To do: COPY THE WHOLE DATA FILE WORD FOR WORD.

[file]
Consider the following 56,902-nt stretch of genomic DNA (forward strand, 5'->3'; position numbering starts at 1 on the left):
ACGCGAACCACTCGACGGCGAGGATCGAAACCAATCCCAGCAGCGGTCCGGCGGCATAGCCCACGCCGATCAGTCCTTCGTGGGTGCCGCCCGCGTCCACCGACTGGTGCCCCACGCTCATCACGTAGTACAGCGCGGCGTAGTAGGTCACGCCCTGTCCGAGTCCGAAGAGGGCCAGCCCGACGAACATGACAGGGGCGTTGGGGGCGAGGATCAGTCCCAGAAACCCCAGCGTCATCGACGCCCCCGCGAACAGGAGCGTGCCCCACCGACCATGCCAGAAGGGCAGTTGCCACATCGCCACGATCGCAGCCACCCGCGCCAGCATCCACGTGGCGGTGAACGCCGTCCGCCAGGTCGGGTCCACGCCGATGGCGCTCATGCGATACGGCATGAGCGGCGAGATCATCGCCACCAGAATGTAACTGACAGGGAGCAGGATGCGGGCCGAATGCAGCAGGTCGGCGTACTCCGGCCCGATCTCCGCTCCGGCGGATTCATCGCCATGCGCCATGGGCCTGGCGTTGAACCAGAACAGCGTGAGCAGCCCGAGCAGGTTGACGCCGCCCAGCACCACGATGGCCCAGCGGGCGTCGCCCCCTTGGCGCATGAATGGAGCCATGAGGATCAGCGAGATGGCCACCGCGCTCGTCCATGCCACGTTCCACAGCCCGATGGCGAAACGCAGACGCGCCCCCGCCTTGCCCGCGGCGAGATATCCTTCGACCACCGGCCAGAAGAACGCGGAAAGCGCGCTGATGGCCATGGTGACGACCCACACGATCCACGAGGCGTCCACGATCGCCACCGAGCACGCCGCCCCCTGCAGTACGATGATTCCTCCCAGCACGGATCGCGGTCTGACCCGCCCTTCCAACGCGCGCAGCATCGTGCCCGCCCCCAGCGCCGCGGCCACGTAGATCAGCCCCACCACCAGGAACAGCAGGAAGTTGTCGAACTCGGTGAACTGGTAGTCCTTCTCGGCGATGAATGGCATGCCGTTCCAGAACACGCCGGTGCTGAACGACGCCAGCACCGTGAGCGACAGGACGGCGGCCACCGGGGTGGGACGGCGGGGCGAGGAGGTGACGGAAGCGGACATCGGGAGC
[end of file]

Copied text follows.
Consider the following 56,902-nt stretch of genomic DNA (forward strand, 5'->3'; position numbering starts at 1 on the left):
ACGCGAACCACTCGACGGCGAGGATCGAAACCAATCCCAGCAGCGGTCCGGCGGCATAGCCCACGCCGATCAGTCCTTCGTGGGTGCCGCCCGCGTCCACCGACTGGTGCCCCACGCTCATCACGTAGTACAGCGCGGCGTAGTAGGTCACGCCCTGTCCGAGTCCGAAGAGGGCCAGCCCGACGAACATGACAGGGGCGTTGGGGGCGAGGATCAGTCCCAGAAACCCCAGCGTCATCGACGCCCCCGCGAACAGGAGCGTGCCCCACCGACCATGCCAGAAGGGCAGTTGCCACATCGCCACGATCGCAGCCACCCGCGCCAGCATCCACGTGGCGGTGAACGCCGTCCGCCAGGTCGGGTCCACGCCGATGGCGCTCATGCGATACGGCATGAGCGGCGAGATCATCGCCACCAGAATGTAACTGACAGGGAGCAGGATGCGGGCCGAATGCAGCAGGTCGGCGTACTCCGGCCCGATCTCCGCTCCGGCGGATTCATCGCCATGCGCCATGGGCCTGGCGTTGAACCAGAACAGCGTGAGCAGCCCGAGCAGGTTGACGCCGCCCAGCACCACGATGGCCCAGCGGGCGTCGCCCCCTTGGCGCATGAATGGAGCCATGAGGATCAGCGAGATGGCCACCGCGCTCGTCCATGCCACGTTCCACAGCCCGATGGCGAAACGCAGACGCGCCCCCGCCTTGCCCGCGGCGAGATATCCTTCGACCACCGGCCAGAAGAACGCGGAAAGCGCGCTGATGGCCATGGTGACGACCCACACGATCCACGAGGCGTCCACGATCGCCACCGAGCACGCCGCCCCCTGCAGTACGATGATTCCTCCCAGCACGGATCGCGGTCTGACCCGCCCTTCCAACGCGCGCAGCATCGTGCCCGCCCCCAGCGCCGCGGCCACGTAGATCAGCCCCACCACCAGGAACAGCAGGAAGTTGTCGAACTCGGTGAACTGGTAGTCCTTCTCGGCGATGAATGGCATGCCGTTCCAGAACACGCCGGTGCTGAACGACGCCAGCACCGTGAGCGACAGGACGGCGGCCACCGGGGTGGGACGGCGGGGCGAGGAGGTGACGGAAGCGGACATCGGGAGC